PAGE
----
Plumlee lowered his head and tried to barrel through Butler’s chest on a Butler screen. Butler fell and retaliated by putting Plumlee in a leg lock, causing Plumlee to fall.

You might remember a leg lock as what Cavaliers guard Matthew Dellavedova did to Bulls forward Taj Gibson during last year’s playoffs. For all the talk then of Dellavedova being a dirty player, Butler seems particularly aggrieved after getting a technical foul, which comes with a $2,500 fine – the same penalty Dellavedova eventually received. (Plumlee got a flagrant foul.)

Butler, via Vincent Goodwill of CSN Chicago:

“He thought he was playing football for a second there,” Butler said. “Almost had to let the Fort Greene Projects out of me, Brooklyn, you know what I’m saying?”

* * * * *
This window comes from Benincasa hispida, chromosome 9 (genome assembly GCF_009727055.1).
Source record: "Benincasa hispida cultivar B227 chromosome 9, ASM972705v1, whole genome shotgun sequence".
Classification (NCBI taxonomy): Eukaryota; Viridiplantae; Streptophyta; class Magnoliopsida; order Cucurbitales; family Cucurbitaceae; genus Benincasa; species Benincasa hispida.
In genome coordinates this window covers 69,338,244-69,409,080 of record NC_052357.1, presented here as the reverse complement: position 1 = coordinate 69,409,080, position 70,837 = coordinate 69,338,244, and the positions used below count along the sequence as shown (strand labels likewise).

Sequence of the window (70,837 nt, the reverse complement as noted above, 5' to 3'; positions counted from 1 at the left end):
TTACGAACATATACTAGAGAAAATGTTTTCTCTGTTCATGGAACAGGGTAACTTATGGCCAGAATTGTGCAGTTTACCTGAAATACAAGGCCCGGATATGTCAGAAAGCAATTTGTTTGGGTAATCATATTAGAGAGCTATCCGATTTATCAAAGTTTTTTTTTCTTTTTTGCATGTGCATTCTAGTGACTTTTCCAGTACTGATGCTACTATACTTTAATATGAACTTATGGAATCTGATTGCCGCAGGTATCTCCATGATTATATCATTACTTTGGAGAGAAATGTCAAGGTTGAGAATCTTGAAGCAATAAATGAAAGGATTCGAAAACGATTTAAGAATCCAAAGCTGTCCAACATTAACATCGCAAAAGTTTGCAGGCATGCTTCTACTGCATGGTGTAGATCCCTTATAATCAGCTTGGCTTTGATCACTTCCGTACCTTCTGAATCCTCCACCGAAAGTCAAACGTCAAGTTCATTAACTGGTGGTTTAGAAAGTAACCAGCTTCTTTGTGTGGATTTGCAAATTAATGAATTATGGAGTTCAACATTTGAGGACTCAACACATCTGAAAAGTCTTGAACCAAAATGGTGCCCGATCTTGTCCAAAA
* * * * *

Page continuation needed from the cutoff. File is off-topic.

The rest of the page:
It was said tongue in cheek considering Gibson was a few feet over and Butler wanted to draw some laughs. Gibson is a Brooklyn native and grew up in the Fort Greene Projects while Butler grew up in Tomball, Texas.

It was no laughing matter when he said he would find a way to approach Plumlee about the fine money, jokingly suggesting he would have his agent email him at “Mr. or something” and made a joke about Mike Dunleavy applauding Plumlee’s act.

Plumlee and Dunleavy are products of Duke University.

“Yeah, he cost me 2,500,” Butler said. “I’m not happy about that. Gonna ask him to pay me back and I’m not playing.”

Is that, or Or is it Dookie?

These are important questions – at least if you’re trying to turn the conversation away from your dirty play and toward your colorful quotes.

Breaking news: Leandro Barbosa dunked


The Warriors became the first team in NBA history to start 16-0.

In the process of getting that record-breaking win over the Lakers, something nearly as historic happened.

Leandro Barbosa dunked.

The 32-year-old Golden State guard last jammed in January 2011.